“On the balance of it, hers was a good move to finally come out of political hibernation,” observed Eldred Masunungure, a political scientist and academic, adding “now she’s in the ring fighting. The gloves are off.”
However, as Masunungure also noted, Zimbabwean politics is a messy cesspool which has so far not allowed room for any of the niceties and decorum that Mujuru has projected ever since her entry into the trenches of opposition politics.
“The suspicion is that she still has one leg in Zanu PF and she appears hesitant to come out and attack Mugabe and Zanu PF. This may mean that she wants a more sober and less confrontational approach to politics. While this may be morally justifiable, it is not the kind of approach that would win her support in the polarised environment of Zimbabwean politics,” said Masunungure.
“In Matabeleland and elsewhere in the country the public would not be sold to her message which was a muted attack on Mugabe and Zanu PF. They would want an opposition politician who displays a more fervent and even more emotional attack on Zanu PF.”
The more fervent and emotional attack is something that Tsvangirai has excelled in since the MDC was formed in 1999.
Had it been Tsvangirai, whose MDC-T party have made Bulawayo their stomping ground by winning the parliamentary seats in all constituencies in the 2013 elections, he would have probably performed the “Mugabe mudenga” (lift Mugabe high in the air) slogan. And the delighted audience would have vociferously responded by chanting, “roverapasi” (smash him onto the ground). Tsvangirai has also ingratiated himself in the past by not only explicitly condemning Gukurahundi, but also promising justice and compensation for its victims.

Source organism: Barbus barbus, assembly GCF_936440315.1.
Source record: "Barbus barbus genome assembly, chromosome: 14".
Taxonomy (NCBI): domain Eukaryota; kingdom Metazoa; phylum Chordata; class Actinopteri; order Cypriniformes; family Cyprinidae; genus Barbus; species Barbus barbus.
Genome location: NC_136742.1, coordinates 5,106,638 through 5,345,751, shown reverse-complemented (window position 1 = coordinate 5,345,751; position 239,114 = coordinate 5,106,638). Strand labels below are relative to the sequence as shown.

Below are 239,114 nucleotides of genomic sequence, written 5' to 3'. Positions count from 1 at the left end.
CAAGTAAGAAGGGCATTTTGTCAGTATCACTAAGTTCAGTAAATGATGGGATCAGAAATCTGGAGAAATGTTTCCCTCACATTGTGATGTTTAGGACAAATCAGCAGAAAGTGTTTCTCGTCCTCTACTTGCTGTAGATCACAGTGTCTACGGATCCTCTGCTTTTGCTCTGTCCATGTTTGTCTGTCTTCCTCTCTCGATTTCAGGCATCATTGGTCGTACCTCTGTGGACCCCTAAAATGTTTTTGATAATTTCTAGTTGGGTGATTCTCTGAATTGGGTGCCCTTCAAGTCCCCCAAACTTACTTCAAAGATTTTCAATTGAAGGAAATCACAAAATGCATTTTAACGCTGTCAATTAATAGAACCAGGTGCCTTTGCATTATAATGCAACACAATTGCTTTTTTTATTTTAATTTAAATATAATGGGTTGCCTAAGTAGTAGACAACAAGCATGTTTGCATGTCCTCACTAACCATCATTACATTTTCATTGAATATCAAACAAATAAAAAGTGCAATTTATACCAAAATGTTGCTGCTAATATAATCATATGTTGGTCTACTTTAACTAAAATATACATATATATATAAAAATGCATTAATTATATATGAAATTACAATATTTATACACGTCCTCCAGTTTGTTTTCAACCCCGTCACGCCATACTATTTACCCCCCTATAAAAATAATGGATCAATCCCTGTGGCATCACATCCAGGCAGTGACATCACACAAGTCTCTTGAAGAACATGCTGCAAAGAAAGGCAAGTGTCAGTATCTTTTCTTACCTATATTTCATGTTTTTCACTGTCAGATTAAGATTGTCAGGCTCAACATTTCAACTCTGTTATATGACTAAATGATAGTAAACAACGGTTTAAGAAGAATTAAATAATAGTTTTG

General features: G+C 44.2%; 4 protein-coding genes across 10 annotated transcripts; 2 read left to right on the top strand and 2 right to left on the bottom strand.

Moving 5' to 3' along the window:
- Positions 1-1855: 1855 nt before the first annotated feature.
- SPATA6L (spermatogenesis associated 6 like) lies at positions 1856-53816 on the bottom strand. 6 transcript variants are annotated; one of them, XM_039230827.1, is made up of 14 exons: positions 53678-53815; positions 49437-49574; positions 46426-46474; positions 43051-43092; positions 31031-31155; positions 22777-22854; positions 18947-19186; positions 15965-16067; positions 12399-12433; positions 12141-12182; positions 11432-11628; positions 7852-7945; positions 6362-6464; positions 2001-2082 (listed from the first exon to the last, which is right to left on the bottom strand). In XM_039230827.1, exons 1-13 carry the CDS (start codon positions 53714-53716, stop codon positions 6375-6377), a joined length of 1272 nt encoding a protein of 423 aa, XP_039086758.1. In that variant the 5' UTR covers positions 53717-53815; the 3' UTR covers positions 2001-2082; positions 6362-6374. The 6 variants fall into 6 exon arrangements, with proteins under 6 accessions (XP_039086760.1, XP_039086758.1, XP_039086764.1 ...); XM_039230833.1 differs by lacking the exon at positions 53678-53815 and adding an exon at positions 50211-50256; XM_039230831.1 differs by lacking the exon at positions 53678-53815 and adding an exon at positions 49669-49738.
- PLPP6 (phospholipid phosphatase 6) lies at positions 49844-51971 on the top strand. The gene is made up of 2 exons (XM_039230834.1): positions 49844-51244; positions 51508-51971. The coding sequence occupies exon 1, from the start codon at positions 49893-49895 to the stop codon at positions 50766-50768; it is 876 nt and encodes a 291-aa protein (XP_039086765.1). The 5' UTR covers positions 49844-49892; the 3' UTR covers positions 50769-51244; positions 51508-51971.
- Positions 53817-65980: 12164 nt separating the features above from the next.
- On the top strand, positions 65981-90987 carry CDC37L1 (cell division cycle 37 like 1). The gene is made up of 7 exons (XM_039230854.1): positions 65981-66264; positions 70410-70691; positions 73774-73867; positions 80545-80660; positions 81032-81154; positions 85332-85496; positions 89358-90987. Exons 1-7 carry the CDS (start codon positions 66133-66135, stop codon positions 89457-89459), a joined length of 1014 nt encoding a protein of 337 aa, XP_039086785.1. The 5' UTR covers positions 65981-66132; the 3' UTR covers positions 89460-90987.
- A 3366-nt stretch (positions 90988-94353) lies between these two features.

Even Tsvangirai’s erstwhile colleague and former Makokoba legislator Gorden Moyo, now secretary general of the Tendai Biti-led People’s Democratic Party, who graced the rally, used animal imagery in describing Mugabe. He said Mugabe was a hyena before praising Mujuru for leaving Zanu PF.
“This is a courageous woman who has to be saluted for disembarking from the hyena,” said Moyo.
But Mujuru is made of different and more cultured stuff and she came across as one who sought to inaugurate a new era of clean politics shorn of the highly vituperative and confrontational approach where the public delights in the pejoratives politicians use to denigrate their opponents.
If Mujuru cannot learn from Tsvangirai’s copybook on how to win support as an opposition politician, she might as well learn from Simba Makoni how not to operate in the opposition terrain. In 2008, Makoni fervently insisted that he was still a Zanu PF member while plotting his candidature in the presidential elections.
“I plan to continue my functions as a member of the party until I am excluded by the due (disciplinary) process,” Makoni said in a media briefing, dismissing reports that he had been fired from Zanu PF.
Observers believe that it was that cautious approach which cost him a lot of support as he ultimately garnered 8,3% in the March election which Mugabe won after a bloody presidential election runoff.
Mujuru should take a clear stand or the suspicion will remain that she still has one leg in Zanu PF.